Saturday, June 12, 2004

Cannonballs make a big splash

By Dustin J. Seibert / The Cincinnati Enquirer

Sometimes the biggest person doesn't make the biggest splash.

The "cannonball," a time-honored technique first defined in Cummings Dictionary of Sport in 1949, is performed by crashing into a swimming pool while curled into a ball, and usually produces the most impact when executed by someone with some girth. But little Ricky Baskin, weighing no more than 70 pounds in soaking wet gray trunks, had the most impressive one at Dempsey Pool in Price Hill.
Tyrell Gill
Tyrell Gill 11, of Price Hill, does his best cannonball for The Cincinnati Enquirer at Dempsey Pool in Price Hill Monday June 7, 2004. Click here to view a photo gallery.
(Brandi Stafford/
The Cincinnati Enquirer)

Baskin, 10, of Price Hill, has splashed around in the pool for three years, which is why both his peers and the lifeguards are familiar with his aquatic talent.

"We come out here everyday because he's a big 'swimmerhead,' " says his cousin Tyrell Gill, 11, of Price Hill. Tyrell says the best cannonballs happen when "you jump as high as you can."

Cannonballs and other forward-jumping moves are legal at Dempsey and all other 41 pools in the Cincinnati Recreational Division, but they are most effective from the diving boards, which are only at the division's 27 deep-water pools.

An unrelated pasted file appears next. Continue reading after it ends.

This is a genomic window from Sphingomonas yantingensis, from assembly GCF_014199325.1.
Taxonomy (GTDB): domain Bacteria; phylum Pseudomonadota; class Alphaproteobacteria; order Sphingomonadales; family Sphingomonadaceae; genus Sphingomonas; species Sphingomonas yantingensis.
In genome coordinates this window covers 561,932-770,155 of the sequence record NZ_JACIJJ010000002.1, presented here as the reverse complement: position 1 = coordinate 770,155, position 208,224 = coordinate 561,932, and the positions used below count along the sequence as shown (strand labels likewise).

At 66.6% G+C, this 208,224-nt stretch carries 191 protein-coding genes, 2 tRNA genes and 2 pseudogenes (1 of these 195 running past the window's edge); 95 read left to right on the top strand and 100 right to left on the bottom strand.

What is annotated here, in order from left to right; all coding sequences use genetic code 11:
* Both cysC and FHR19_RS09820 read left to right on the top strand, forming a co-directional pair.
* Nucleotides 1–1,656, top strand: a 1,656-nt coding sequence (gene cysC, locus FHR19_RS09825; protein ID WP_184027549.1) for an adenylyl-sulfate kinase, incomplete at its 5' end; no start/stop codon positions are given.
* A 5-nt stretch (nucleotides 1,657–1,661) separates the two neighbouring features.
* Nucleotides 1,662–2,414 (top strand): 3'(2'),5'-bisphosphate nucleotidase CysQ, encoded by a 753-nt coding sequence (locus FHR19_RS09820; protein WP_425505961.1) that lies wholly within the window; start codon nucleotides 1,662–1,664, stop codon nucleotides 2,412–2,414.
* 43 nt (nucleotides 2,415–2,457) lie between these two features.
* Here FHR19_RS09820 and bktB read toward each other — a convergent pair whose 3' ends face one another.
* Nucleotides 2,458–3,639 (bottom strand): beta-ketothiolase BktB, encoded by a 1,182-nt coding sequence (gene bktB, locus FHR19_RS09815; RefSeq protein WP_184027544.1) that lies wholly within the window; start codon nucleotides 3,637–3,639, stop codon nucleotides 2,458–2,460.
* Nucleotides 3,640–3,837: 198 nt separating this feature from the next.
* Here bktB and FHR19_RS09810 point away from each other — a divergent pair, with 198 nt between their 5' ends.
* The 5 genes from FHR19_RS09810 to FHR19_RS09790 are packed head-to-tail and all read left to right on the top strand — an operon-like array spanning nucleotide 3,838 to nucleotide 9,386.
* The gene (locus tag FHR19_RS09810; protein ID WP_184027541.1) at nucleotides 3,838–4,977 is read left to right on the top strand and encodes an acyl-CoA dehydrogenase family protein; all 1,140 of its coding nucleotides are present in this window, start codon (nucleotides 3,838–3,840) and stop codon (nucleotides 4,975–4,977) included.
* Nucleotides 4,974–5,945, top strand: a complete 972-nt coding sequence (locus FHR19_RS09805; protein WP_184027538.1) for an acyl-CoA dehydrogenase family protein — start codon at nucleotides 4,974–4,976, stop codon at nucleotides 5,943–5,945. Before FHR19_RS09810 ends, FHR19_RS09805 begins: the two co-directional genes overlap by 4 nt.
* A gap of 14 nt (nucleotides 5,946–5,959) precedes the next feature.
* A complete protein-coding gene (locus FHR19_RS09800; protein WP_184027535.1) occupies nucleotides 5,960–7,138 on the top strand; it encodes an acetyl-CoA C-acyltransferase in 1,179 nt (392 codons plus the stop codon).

A simple cannonball is nothing new, but follow these steps to be like Baskin and maximize the splash power:

• Swimmin' holes: Guide to pools, beaches, waterparks and more

Get a running start: A quick boost from the beginning of the diving board will make a bigger splash than a jump from a standstill. "You want as much momentum as possible," says Dr. Richard Gass, director of the Physics Learning Center at University of Cincinnati. Be careful though, most lifeguards will blow the whistle if you run in the pool area.

Hop to it: It's simple physics: The higher you are, the more gravity will take over coming down. Gass says that mass matters when trying to splash, but a high jump can compensate for lack of weight.

Lean forward when curling up: Hit the water using your legs and arms to break the water. "The more surface area, the bigger the splash," says Gass. Whatever you do though, avoid crashing stomach-first or your splash will come at the price of a sore belly.

If it gets boring, try new things: Baskin recommends the "can opener," a cannonball with one leg extended, which makes a splash and takes you deeper in the pool. Be mindful that moves like the "grinder," an often-prohibited back flip that Baskin also fancies, might get you ejected from the pool.

Cannonballs make a big splash
• Guide to pools, beaches, waterparks and more
• Photo gallery: Photo gallery: Kids doing cannonballs

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